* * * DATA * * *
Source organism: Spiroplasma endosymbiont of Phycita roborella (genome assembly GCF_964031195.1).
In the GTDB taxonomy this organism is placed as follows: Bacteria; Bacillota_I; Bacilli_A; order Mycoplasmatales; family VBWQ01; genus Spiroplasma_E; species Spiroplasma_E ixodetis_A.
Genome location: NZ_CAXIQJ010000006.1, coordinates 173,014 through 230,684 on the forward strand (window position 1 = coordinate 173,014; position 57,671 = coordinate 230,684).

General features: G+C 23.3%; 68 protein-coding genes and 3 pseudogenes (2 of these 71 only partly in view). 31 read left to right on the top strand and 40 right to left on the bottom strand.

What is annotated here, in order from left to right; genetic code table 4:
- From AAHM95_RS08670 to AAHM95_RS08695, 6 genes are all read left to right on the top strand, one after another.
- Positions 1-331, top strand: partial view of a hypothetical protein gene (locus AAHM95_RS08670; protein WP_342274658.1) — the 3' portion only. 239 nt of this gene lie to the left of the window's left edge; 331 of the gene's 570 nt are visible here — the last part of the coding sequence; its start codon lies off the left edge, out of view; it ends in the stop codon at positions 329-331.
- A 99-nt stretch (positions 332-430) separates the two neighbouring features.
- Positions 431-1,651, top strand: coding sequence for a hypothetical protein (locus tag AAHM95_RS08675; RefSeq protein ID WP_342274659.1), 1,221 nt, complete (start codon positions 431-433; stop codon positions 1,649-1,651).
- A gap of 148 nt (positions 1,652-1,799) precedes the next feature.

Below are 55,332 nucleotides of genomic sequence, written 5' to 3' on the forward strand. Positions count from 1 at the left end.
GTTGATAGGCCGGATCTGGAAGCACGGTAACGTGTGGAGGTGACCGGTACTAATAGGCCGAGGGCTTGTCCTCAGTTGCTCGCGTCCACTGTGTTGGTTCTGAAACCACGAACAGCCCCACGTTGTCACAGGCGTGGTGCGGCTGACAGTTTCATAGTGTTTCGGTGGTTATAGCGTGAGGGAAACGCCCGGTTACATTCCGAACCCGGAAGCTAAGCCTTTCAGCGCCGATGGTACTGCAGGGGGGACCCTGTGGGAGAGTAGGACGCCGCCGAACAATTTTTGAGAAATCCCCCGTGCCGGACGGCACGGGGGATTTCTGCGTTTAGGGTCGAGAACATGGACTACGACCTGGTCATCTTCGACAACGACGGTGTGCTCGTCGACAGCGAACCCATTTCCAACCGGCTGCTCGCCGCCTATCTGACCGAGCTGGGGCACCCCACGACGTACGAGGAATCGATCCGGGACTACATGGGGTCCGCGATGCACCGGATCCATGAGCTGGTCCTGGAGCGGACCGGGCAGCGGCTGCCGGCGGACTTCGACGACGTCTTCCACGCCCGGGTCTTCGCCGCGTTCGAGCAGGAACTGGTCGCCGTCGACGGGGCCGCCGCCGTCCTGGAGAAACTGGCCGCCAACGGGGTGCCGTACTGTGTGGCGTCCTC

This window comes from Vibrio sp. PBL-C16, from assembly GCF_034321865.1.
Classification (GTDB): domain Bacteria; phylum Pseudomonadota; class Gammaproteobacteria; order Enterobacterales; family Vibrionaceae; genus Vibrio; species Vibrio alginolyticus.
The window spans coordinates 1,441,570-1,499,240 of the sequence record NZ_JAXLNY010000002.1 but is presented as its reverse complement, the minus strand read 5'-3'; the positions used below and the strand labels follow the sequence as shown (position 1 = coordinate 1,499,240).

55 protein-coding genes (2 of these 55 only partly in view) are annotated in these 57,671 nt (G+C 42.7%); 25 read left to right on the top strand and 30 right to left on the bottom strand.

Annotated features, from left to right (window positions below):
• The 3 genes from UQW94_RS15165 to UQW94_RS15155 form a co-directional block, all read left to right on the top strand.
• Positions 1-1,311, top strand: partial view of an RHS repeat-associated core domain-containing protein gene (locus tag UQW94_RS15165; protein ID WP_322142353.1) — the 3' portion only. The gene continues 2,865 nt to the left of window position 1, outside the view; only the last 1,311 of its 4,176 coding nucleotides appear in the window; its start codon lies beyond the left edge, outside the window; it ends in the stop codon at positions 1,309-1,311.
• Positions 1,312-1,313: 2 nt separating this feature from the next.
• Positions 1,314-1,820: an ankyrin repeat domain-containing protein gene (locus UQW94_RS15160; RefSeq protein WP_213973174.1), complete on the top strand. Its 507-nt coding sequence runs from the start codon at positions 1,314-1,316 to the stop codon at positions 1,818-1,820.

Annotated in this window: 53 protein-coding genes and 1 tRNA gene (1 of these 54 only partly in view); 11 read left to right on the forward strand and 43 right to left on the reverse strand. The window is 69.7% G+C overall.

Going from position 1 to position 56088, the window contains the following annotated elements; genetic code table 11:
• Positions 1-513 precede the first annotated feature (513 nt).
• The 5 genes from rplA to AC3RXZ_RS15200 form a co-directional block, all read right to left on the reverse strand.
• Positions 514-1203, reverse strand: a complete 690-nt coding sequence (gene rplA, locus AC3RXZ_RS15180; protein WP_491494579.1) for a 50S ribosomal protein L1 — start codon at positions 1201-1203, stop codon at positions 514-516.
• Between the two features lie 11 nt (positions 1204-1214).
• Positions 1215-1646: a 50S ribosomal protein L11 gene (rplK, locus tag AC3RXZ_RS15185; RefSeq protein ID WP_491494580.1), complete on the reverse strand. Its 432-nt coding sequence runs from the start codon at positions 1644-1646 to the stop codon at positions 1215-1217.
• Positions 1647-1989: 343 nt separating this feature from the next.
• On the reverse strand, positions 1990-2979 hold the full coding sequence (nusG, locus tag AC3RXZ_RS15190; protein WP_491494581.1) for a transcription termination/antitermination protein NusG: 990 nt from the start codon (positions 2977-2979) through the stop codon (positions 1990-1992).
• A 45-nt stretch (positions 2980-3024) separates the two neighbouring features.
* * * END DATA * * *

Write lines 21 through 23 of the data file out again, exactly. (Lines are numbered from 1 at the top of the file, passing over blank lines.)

• Positions 1,314-1,820: an ankyrin repeat domain-containing protein gene (locus UQW94_RS15160; RefSeq protein WP_213973174.1), complete on the top strand. Its 507-nt coding sequence runs from the start codon at positions 1,314-1,316 to the stop codon at positions 1,818-1,820.

Annotated in this window: 53 protein-coding genes and 1 tRNA gene (1 of these 54 only partly in view); 11 read left to right on the forward strand and 43 right to left on the reverse strand. The window is 69.7% G+C overall.

Going from position 1 to position 56088, the window contains the following annotated elements; genetic code table 11: